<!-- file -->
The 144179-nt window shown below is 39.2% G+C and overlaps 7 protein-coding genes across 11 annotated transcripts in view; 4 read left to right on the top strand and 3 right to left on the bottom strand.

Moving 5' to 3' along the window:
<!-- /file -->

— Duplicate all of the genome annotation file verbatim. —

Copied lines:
The 144179-nt window shown below is 39.2% G+C and overlaps 7 protein-coding genes across 11 annotated transcripts in view; 4 read left to right on the top strand and 3 right to left on the bottom strand.

Moving 5' to 3' along the window: